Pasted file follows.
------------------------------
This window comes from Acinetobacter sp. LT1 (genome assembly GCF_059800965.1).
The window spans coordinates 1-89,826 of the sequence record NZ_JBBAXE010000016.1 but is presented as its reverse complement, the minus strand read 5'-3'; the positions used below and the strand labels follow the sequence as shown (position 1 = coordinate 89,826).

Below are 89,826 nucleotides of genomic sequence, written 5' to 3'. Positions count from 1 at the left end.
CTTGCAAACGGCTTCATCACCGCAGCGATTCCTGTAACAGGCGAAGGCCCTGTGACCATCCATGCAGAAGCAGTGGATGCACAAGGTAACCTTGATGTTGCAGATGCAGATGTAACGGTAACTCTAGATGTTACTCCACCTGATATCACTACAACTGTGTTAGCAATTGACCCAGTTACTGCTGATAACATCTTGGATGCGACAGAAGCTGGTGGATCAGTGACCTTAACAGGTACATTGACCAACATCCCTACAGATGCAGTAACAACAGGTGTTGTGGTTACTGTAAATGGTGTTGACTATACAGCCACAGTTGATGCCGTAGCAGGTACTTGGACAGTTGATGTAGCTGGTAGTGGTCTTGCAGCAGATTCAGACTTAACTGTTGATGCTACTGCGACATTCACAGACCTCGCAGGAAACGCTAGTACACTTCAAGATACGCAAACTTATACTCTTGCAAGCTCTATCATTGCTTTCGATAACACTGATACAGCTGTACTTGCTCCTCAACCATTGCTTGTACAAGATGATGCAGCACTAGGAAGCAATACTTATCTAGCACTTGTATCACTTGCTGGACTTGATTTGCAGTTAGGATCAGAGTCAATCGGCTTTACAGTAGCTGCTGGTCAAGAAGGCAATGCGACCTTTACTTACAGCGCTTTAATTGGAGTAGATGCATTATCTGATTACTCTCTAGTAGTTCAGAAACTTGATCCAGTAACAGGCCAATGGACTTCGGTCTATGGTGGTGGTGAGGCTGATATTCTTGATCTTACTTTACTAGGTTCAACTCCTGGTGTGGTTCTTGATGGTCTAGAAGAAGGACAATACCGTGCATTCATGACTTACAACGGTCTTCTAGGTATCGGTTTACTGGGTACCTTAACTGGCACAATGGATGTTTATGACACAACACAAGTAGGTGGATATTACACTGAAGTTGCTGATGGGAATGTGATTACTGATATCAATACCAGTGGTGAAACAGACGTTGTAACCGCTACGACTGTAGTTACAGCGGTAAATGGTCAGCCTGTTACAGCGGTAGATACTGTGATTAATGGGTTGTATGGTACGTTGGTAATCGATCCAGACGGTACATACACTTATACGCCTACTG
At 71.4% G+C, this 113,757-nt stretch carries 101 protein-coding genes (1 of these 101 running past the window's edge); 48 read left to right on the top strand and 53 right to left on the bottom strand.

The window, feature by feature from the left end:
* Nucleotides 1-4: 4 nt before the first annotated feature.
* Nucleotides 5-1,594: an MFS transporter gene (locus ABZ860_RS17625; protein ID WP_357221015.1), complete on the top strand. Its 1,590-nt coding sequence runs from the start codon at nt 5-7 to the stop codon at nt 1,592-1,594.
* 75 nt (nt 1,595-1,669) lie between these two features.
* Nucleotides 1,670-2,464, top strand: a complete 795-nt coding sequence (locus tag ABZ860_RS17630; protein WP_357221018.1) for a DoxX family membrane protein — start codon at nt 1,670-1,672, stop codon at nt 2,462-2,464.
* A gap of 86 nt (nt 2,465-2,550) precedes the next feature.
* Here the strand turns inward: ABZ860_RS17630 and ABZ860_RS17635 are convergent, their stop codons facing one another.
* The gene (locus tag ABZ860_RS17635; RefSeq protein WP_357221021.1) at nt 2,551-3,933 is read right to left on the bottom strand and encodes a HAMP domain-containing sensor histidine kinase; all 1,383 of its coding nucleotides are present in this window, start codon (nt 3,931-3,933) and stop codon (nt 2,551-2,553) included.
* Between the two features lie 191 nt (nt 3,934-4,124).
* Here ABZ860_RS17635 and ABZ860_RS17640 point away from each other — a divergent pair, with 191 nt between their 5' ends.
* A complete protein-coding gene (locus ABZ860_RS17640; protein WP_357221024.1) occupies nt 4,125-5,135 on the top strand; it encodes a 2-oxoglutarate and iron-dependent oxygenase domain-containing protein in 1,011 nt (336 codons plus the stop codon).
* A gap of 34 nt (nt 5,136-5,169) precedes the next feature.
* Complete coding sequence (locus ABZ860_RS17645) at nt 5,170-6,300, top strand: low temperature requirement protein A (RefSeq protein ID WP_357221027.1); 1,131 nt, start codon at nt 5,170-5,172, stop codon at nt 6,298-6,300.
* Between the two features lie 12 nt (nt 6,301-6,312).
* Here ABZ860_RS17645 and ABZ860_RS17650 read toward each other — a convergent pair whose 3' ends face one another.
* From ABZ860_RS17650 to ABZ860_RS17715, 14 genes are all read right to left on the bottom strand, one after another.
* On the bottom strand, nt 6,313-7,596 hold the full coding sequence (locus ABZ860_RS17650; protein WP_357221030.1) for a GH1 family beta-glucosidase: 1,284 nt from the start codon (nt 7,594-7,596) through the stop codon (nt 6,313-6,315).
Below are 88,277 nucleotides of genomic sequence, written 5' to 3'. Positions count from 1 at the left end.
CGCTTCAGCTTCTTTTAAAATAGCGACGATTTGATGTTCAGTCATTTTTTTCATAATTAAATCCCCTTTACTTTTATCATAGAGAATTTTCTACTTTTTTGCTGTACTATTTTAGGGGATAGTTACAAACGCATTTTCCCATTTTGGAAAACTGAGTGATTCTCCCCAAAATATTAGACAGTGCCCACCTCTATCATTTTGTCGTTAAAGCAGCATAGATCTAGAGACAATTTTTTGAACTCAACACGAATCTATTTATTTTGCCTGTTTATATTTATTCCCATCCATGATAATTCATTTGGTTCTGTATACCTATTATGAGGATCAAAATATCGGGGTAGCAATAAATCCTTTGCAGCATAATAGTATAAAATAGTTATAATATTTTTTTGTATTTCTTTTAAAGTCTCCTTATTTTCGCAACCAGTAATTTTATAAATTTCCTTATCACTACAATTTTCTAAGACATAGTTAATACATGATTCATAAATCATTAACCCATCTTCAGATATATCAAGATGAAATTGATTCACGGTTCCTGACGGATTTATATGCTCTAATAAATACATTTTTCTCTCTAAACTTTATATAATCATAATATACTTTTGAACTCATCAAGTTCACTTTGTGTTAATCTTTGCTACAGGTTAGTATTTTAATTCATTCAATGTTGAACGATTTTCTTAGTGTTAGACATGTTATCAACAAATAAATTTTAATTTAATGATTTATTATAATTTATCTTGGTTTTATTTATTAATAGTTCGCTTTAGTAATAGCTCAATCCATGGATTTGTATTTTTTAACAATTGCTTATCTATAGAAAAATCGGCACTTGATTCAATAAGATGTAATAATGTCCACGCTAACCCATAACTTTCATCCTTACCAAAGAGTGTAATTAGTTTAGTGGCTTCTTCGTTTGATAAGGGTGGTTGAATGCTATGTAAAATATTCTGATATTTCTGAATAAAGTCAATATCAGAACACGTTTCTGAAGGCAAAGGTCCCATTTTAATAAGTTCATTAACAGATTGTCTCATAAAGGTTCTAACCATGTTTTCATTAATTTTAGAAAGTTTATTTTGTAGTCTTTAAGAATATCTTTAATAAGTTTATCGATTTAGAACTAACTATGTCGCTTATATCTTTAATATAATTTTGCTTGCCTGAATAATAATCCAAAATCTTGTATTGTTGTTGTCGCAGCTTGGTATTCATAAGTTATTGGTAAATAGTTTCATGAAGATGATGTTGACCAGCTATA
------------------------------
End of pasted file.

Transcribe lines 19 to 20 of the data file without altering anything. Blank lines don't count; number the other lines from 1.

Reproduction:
* Between the two features lie 12 nt (nt 6,301-6,312).
* Here ABZ860_RS17645 and ABZ860_RS17650 read toward each other — a convergent pair whose 3' ends face one another.